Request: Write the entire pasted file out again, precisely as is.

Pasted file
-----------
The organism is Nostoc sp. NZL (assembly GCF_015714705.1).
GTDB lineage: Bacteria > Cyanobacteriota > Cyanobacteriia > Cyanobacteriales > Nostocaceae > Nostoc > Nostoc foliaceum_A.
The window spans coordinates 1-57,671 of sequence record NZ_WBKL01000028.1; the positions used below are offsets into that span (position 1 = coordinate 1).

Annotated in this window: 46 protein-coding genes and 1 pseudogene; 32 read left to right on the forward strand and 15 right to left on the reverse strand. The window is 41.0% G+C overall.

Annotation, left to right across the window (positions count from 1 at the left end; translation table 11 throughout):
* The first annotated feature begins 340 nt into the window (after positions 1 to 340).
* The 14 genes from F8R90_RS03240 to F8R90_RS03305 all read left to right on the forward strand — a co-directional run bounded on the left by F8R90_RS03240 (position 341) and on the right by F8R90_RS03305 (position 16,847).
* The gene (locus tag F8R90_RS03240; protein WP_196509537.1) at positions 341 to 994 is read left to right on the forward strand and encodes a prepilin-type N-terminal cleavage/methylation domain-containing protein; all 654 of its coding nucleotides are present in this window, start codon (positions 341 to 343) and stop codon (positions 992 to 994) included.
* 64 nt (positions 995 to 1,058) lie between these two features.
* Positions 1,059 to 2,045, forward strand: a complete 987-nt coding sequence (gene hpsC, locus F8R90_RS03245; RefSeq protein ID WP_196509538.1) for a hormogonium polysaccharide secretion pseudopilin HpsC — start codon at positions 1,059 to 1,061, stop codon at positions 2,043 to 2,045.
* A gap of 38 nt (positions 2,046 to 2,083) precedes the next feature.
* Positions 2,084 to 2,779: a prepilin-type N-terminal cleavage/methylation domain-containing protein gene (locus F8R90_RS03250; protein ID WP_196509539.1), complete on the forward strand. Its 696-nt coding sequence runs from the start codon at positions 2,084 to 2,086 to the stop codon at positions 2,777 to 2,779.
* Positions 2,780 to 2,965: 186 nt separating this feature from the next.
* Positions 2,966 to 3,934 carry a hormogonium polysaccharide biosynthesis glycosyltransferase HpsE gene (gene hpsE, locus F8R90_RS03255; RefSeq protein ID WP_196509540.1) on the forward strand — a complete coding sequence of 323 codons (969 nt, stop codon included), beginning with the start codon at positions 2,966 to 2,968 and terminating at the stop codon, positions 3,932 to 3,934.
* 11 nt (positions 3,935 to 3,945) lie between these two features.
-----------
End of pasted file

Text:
The organism is Nostoc sp. NZL (assembly GCF_015714705.1).
GTDB lineage: Bacteria > Cyanobacteriota > Cyanobacteriia > Cyanobacteriales > Nostocaceae > Nostoc > Nostoc foliaceum_A.
The window spans coordinates 1-57,671 of sequence record NZ_WBKL01000028.1; the positions used below are offsets into that span (position 1 = coordinate 1).

Annotated in this window: 46 protein-coding genes and 1 pseudogene; 32 read left to right on the forward strand and 15 right to left on the reverse strand. The window is 41.0% G+C overall.

Annotation, left to right across the window (positions count from 1 at the left end; translation table 11 throughout):
* The first annotated feature begins 340 nt into the window (after positions 1 to 340).
* The 14 genes from F8R90_RS03240 to F8R90_RS03305 all read left to right on the forward strand — a co-directional run bounded on the left by F8R90_RS03240 (position 341) and on the right by F8R90_RS03305 (position 16,847).
* The gene (locus tag F8R90_RS03240; protein WP_196509537.1) at positions 341 to 994 is read left to right on the forward strand and encodes a prepilin-type N-terminal cleavage/methylation domain-containing protein; all 654 of its coding nucleotides are present in this window, start codon (positions 341 to 343) and stop codon (positions 992 to 994) included.
* 64 nt (positions 995 to 1,058) lie between these two features.
* Positions 1,059 to 2,045, forward strand: a complete 987-nt coding sequence (gene hpsC, locus F8R90_RS03245; RefSeq protein ID WP_196509538.1) for a hormogonium polysaccharide secretion pseudopilin HpsC — start codon at positions 1,059 to 1,061, stop codon at positions 2,043 to 2,045.
* A gap of 38 nt (positions 2,046 to 2,083) precedes the next feature.
* Positions 2,084 to 2,779: a prepilin-type N-terminal cleavage/methylation domain-containing protein gene (locus F8R90_RS03250; protein ID WP_196509539.1), complete on the forward strand. Its 696-nt coding sequence runs from the start codon at positions 2,084 to 2,086 to the stop codon at positions 2,777 to 2,779.
* Positions 2,780 to 2,965: 186 nt separating this feature from the next.
* Positions 2,966 to 3,934 carry a hormogonium polysaccharide biosynthesis glycosyltransferase HpsE gene (gene hpsE, locus F8R90_RS03255; RefSeq protein ID WP_196509540.1) on the forward strand — a complete coding sequence of 323 codons (969 nt, stop codon included), beginning with the start codon at positions 2,966 to 2,968 and terminating at the stop codon, positions 3,932 to 3,934.
* 11 nt (positions 3,935 to 3,945) lie between these two features.